Skip to main content
Part of complete coverage on

Water fight! Soaked at Thailand's Songkran festival

By Nick Thompson, for CNN
  • Songkran festival marks the traditional beginning of the new year in Thailand
  • The celebration has evolved to include massive city-wide water fights in recent years
  • Songkran water fights are rooted in Hindu and Buddhist water rituals going back thousands of years

(CNN) -- The traditional Thai new year kicked off in Bangkok on April 13 with the world's largest water fight.

Thousands of revelers of all ages took to the streets to soak each other with buckets, balloons and water guns to celebrate Songkran, which marks the beginning of the lunar year in Thailand.

The ancient religious festival is an opportunity for Thais to relax with family, pay respect to monks and elders, and receive blessings of prosperity for the new year.

It's also a chance for people of all ages to get involved in Songkran's epic, world-renowned water fights during the hottest month of the year in Thailand.

From morning until night, water gun-toting families in the backs of pick-up trucks engage in pitched water battles with pedestrians as they drive through the streets of towns and cities across Thailand.

It's chaotic but beautiful in its own way because of how much fun everyone's having.
--Mike Rios, U.S. citizen living in Thailand

Mike Rios, a 28-year-old American who has lived in Thailand and Southeast Asia since 2006, says his first Songkran was unlike anything he had ever experienced.

"It's chaotic but beautiful in its own way because of how much fun everyone's having," he said. "I felt like a little kid again, and I did for the whole week."

The water fights of modern Songkran, a word derived from Sanskrit signifying the movement of the sun from the Pisces to the Aries zodiac orbit, have their roots in Hindu and Buddhist water rituals going back over 7,000 years.

"The water throwing we see now comes from how water used to cleanse spirits," says Dr. Thak Chaloemtiarana, a professor of Southeast Asian and Thai Studies at Cornell University in New York.

"Originally one would go to temples and pour fragranced water on Buddha images to cleanse them, or you would go to visit your elder relatives and pour water on their hands to ask for their blessings, and it was quite an elegant religious ceremony."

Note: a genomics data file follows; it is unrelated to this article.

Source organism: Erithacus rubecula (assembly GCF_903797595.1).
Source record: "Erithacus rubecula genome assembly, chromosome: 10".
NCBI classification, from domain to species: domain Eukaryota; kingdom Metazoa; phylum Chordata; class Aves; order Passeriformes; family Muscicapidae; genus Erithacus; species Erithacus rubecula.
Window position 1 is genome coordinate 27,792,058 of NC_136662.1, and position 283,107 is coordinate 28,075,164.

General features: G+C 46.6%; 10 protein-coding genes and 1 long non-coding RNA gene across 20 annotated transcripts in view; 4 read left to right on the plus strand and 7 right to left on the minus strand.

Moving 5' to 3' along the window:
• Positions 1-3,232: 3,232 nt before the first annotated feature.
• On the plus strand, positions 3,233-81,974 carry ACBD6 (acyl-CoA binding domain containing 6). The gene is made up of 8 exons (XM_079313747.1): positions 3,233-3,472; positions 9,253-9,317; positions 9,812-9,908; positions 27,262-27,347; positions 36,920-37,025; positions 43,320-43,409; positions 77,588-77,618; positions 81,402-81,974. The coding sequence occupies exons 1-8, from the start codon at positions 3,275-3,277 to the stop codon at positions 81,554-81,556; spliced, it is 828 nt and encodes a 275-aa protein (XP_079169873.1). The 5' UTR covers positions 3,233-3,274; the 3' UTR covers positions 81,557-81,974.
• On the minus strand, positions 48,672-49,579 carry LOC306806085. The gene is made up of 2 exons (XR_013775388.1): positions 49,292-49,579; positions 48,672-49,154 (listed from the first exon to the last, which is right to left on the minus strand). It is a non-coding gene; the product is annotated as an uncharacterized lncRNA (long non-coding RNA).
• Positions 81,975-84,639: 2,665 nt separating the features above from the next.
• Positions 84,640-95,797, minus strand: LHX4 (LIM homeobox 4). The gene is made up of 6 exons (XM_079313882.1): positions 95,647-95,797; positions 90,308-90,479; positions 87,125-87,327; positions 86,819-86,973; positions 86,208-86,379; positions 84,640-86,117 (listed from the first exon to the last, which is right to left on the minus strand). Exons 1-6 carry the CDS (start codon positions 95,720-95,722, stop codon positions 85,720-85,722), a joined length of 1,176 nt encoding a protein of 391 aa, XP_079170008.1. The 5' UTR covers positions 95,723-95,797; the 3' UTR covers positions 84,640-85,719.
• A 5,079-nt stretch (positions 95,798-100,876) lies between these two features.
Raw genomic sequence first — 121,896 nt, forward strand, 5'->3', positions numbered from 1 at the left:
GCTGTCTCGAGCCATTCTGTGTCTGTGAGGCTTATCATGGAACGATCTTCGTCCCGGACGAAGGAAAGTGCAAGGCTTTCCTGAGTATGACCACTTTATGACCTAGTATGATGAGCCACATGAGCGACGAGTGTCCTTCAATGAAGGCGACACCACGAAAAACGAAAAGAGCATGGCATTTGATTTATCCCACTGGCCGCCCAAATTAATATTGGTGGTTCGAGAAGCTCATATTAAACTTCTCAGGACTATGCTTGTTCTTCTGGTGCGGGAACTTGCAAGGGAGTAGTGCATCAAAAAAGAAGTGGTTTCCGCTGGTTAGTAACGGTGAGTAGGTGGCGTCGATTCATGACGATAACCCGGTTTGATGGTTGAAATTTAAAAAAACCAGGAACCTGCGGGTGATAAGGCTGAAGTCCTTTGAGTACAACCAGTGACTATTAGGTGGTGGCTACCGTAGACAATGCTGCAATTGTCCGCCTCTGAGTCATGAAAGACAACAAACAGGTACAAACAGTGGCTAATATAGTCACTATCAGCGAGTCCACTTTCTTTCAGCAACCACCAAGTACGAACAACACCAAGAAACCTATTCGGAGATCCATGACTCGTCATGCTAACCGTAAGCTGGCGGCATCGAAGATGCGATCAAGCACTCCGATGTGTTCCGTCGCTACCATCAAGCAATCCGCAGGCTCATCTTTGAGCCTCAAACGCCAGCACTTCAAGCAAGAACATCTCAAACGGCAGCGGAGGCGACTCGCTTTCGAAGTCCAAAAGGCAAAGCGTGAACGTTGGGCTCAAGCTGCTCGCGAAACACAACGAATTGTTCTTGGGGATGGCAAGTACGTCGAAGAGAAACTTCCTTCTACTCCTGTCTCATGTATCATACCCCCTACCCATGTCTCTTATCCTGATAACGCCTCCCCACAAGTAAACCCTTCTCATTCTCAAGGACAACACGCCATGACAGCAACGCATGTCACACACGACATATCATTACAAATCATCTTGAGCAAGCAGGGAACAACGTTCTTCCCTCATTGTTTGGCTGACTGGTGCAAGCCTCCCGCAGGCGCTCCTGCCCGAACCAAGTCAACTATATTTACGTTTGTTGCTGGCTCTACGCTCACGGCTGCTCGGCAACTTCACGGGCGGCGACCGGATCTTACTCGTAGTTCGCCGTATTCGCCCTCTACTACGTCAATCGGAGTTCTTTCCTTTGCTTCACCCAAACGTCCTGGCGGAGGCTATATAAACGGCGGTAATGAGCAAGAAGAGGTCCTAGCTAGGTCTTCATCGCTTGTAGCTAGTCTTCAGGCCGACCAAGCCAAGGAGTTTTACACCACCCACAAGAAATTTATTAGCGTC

While Songkran has evolved into more of a "young person's holiday" in recent years, many modern Thais still practice the Songkran rituals of their ancestors today, according to Chaloemtiarana.

Like every Buddhist holiday, Songkran often begins with the practice of feeding and "making merit" to local monks.

In addition to washing Buddha images during visits to local temples, many Thais build small sand replicas of "chedis," structures originally erected to house relics of the Buddha.

In many towns, the main street is lined with families wearing traditional Thai attire watching Songkran parades featuring elaborate floral floats or "Miss Songkran" beauty pageants -- or, as in parts of Ayutthaya and Sukhothai provinces, elephants painted vibrant colors will spray passers by with water.

It was quite an elegant religious ceremony, now it's more of a young person's holiday.
--Dr. Thak Chaloemtiarana
  • Bangkok
  • Buddhism
  • Chiang Mai
  • Holidays
  • Religion
  • Thailand

In addition to washing Buddha images during visits to local temples, many Thais build small sand replicas of "chedis," structures originally erected to house relics of the Buddha.

Another celebration ritual is the annual unveiling of the "Songkran Lady," says Rutchabhoom Boonrawd, the press secretary for the Royal Thai Embassy in London.

According to traditional beliefs, the symbolic Songkran Lady predicts the fortunes of the country for the upcoming year. Unfortunately, this year's Songkran Lady is "riding an elephant and is angry" -- a sign that Thailand's year will be filled with natural disasters, according to Boonrawd.

Negative premonitions about the future aside, Songkran is like Christmas in the sense that Thais -- especially city-dwellers -- look forward to the holiday all year as an opportunity to spend quality time with their families, according to Rios.

"For a lot of people in the city, it's the only time they'll go back home all year," he says.

"Whoever can (afford to) leave town does," says Tom Stone, a 63-year-old retired engineer who has been photographing and writing about the festival in Thailand's Isaan region for over a decade. "My favorite thing about Songkran is seeing families reunited and having a good time."

While many Thais return home to the relative calm of their rural hometowns and villages during the holiday, thousands of backpacking tourists mix with locals at massive Songkran street parties in cities like the capital Bangkok or the northern city of Chiang Mai.

Songkran, like holiday periods around the world, often involves a great deal of drinking, something Rios attributes to the more negative aspects of the festival.

"People drink a lot, and every year drunk-driving accidents are a really big problem," he says. "And when there is alcohol there are sometime fights and sexual harassment."

More than 3,500 traffic accidents resulted in 361 deaths during Songkran last year, The Bangkok Post reported last week.

Overall, Songkran in most places has a distinctly "community feel" to it, says Rios -- even in the heat of the fiercest water wars.

"You'll get grandma and grandpa in the same truck with the little kids who might be having their first Songkran," he says. "You have the whole family together and it's all smiles, and that's really cool."